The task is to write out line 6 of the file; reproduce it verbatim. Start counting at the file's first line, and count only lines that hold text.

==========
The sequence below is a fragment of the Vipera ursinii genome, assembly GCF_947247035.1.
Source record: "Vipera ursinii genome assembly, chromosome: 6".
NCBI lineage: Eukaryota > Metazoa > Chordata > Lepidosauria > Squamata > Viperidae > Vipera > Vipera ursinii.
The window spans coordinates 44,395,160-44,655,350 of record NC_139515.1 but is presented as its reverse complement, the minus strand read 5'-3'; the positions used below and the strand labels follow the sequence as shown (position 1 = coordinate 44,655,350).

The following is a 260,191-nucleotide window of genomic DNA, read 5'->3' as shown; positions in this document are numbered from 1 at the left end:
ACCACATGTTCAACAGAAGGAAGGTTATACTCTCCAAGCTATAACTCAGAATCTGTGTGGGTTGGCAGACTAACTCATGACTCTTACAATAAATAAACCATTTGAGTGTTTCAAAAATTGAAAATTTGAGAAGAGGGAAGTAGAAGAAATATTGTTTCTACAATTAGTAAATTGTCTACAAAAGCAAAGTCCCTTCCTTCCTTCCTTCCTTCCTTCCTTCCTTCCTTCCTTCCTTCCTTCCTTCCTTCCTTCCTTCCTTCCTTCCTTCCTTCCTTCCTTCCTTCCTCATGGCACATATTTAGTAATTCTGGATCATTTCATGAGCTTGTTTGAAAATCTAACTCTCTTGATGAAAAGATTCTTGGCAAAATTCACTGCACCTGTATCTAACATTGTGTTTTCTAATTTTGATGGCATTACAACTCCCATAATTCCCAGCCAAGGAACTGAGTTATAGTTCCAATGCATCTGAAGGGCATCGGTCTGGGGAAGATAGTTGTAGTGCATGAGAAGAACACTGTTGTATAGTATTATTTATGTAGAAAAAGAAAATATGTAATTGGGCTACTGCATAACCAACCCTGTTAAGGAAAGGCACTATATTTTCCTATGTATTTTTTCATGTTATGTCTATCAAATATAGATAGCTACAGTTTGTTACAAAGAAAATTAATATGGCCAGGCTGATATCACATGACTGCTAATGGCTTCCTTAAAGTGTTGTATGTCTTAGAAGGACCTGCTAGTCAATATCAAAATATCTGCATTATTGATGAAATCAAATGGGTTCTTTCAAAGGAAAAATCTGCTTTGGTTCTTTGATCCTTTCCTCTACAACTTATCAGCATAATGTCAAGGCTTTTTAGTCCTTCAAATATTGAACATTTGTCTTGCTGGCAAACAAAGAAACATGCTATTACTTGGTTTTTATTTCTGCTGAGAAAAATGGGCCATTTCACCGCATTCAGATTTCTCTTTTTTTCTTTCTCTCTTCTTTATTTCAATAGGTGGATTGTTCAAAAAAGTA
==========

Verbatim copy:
ACCACATGTTCAACAGAAGGAAGGTTATACTCTCCAAGCTATAACTCAGAATCTGTGTGGGTTGGCAGACTAACTCATGACTCTTACAATAAATAAACCATTTGAGTGTTTCAAAAATTGAAAATTTGAGAAGAGGGAAGTAGAAGAAATATTGTTTCTACAATTAGTAAATTGTCTACAAAAGCAAAGTCCCTTCCTTCCTTCCTTCCTTCCTTCCTTCCTTCCTTCCTTCCTTCCTTCCTTCCTTCCTTCCTTCCTTCCTTCCTTCCTTCCTTCCTTCCTTCCTCATGGCACATATTTAGTAATTCTGGATCATTTCATGAGCTTGTTTGAAAATCTAACTCTCTTGATGAAAAGATTCTTGGCAAAATTCACTGCACCTGTATCTAACATTGTGTTTTCTAATTTTGATGGCATTACAACTCCCATAATTCCCAGCCAAGGAACTGAGTTATAGTTCCAATGCATCTGAAGGGCATCGGTCTGGGGAAGATAGTTGTAGTGCATGAGAAGAACACTGTTGTATAGTATTATTTATGTAGAAAAAGAAAATATGTAATTGGGCTACTGCATAACCAACCCTGTTAAGGAAAGGCACTATATTTTCCTATGTATTTTTTCATGTTATGTCTATCAAATATAGATAGCTACAGTTTGTTACAAAGAAAATTAATATGGCCAGGCTGATATCACATGACTGCTAATGGCTTCCTTAAAGTGTTGTATGTCTTAGAAGGACCTGCTAGTCAATATCAAAATATCTGCATTATTGATGAAATCAAATGGGTTCTTTCAAAGGAAAAATCTGCTTTGGTTCTTTGATCCTTTCCTCTACAACTTATCAGCATAATGTCAAGGCTTTTTAGTCCTTCAAATATTGAACATTTGTCTTGCTGGCAAACAAAGAAACATGCTATTACTTGGTTTTTATTTCTGCTGAGAAAAATGGGCCATTTCACCGCATTCAGATTTCTCTTTTTTTCTTTCTCTCTTCTTTATTTCAATAGGTGGATTGTTCAAAAAAGTA